AFTER being on the offensive all along, causing difficulties for the Abhisit administration for months, the red shirts suffered another setback when they had to call off a campaign in the capital as measures under the national security law were invoked.
The planned rally on Sunday had to be put off for a while, supposedly until September 19, to mark the third anniversary of the coup which toppled Thaksin Shinawatra. The ringleaders of the anti-government campaign were deterred by the law, which could lead to arrests and detention.
Publicly, they denounced the national security law as being an obstacle to democratic reform. Prime Minister Abhisit countered that the red shirts can hold rallies wherever and whenever they desire, but they must comply with the law.
What they did not admit – and what is suspected by political watchers – is that the real reason must have been the inability of the leaders to mobilise a large number of red shirts on the day. This follows earlier futile attempts to oust the government or make substantial headway in the fight for their fugitive boss.
Waning support from the red shirts is not the only problem. The trio suffered severe credibility problems after being exposed by fellow campaign leaders as having exploited Thaksin’s wealth and enriched themselves all along, while not being able to show any meaningful achievement.
Their paymaster Thaksin went deeper into exile, showing up in South Africa and Swaziland to explore business opportunities. He appeared on Twitter holding rough diamonds in his palm after telling his followers about his venture in diamond and gold mining.
Away from Dubai, amidst speculation that the UAE no longer wants to extend hospitality to him, after repeated complaints from the Thai Foreign Ministry that the fugitive has used the sheikhdom to incite mobs in Bangkok, Thaksin will find his world shrinking.
He will have to rethink the strategy for his next move. If he is not suffering from severe delusion, he must have accepted the fact that his campaign against his own country – including bloody riots in the city during the Songkran festival and personal attacks on Abhisit – has been declining on all fronts.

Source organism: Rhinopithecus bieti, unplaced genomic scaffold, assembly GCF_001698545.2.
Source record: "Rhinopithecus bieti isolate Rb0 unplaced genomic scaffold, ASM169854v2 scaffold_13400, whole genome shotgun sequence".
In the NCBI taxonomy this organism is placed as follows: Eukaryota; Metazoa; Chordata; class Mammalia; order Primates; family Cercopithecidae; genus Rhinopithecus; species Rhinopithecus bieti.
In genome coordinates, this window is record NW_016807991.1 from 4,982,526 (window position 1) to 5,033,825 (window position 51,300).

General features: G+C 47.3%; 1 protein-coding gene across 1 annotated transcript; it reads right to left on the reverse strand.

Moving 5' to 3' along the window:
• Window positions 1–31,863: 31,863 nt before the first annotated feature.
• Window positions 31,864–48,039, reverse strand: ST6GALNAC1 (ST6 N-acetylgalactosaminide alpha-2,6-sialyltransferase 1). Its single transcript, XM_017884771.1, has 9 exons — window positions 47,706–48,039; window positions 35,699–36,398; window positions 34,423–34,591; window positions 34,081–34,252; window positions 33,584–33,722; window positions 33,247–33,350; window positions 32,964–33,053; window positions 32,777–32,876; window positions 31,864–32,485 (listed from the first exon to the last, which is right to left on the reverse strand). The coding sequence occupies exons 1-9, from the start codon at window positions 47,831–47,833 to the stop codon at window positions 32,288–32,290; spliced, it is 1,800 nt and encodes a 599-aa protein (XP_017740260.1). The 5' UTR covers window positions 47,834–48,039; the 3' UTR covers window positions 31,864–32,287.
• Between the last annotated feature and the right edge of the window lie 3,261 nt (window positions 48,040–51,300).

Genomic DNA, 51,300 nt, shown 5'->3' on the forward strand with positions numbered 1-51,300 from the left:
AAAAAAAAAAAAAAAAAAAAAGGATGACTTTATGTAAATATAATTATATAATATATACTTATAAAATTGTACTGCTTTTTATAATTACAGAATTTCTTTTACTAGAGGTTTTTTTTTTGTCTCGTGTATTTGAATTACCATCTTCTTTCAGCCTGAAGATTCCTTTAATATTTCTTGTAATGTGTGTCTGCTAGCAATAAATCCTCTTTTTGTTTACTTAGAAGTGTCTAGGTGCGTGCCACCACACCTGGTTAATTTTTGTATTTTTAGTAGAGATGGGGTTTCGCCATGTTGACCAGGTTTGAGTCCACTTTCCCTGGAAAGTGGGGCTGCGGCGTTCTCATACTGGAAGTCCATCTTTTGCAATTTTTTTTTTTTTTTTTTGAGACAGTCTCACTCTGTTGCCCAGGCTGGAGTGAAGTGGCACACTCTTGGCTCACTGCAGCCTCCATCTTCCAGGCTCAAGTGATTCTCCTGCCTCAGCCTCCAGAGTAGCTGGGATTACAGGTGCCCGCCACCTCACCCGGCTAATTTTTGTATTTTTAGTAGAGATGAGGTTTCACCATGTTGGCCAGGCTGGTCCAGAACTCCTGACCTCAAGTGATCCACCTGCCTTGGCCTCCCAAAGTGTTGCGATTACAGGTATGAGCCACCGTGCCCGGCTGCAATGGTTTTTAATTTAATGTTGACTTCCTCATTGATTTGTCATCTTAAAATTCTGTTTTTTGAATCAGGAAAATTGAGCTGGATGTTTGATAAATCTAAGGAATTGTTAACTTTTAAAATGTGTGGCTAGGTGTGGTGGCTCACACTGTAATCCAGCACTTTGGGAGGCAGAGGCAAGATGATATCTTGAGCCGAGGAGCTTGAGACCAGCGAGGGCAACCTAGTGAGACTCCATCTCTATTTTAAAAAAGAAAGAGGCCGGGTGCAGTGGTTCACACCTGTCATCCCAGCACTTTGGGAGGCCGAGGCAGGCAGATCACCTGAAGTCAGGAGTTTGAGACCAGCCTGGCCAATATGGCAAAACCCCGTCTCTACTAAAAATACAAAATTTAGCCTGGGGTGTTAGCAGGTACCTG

Many countries treat him like a pariah. The US, Europe and the greater part of Asia have become off-limits. His private jet has narrow airspace and fewer airports to land at. This must cause considerable mental anguish and physical strain, as shown on his face during forced smiles.
Another blow to his thinning credibility and stature was the doctored sound clip of Prime Minister Abhisit. It was a shoddy job and easily confirmed by the Special Branch as a fake. Investigations of e-mail addresses led to elements inside the SC Assets Group.
This was serious damage with extensive repercussions. Two employees of the company have been arrested and given bail at Bt100,000 each. Further investigations can unearth more evidence and expose dirty hands behind the scheme, which was designed to instigate mob riots.
Thaksin’s cronies came out quickly to deny he was involved directly. The company is run by his younger sister, who is being groomed to become the Pheu Thai Party leader. Like it or not, the names of the company and his sister were tarnished, showing the close links between the Shin Group and political interests.
Politicians in Pheu Thai and those banned from politics will also be questioned about their involvement. The evidence is damning. Pheu Thai MPs had pushed for the opening of the clips in the House to embarrass Abhisit and stir up more trouble.
The red shirts are in disarray. The ringleaders are trying to recover from the setbacks but will face further public disdain for their role in self-serving campaigns. They want to divert public attention from the sound-clip fiasco as soon as possible.
It’s the Democrats’ turn to retaliate and get even. This is a golden opportunity for this kind of take-no-prisoners politics. Democrat supporters are not disappointed at all. The party has launched a multi-pronged legal action directed at those involved because the sound clips – on DVD and CD – are still being distributed among the red shirts.
This means more political trouble ahead. The red shirts will not be deterred by the national security law. The ringleaders know that organising rallies has become a means of enhancing their wealth.
The public will suffer and the business sector, tired of the uncertain prospects for economic recovery, has started to complain about the red-shirt menace.
The government will have to take more action to show that it has everything under control and that fumbling around is part of the past.
By Sopon Onkgara
Published on September 1, 2009